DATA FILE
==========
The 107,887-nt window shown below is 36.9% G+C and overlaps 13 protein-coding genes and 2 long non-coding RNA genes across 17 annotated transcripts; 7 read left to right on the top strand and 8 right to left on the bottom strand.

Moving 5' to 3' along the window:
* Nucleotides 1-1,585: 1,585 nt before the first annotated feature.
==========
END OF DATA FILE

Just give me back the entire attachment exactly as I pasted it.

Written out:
The 107,887-nt window shown below is 36.9% G+C and overlaps 13 protein-coding genes and 2 long non-coding RNA genes across 17 annotated transcripts; 7 read left to right on the top strand and 8 right to left on the bottom strand.

Moving 5' to 3' along the window:
* Nucleotides 1-1,585: 1,585 nt before the first annotated feature.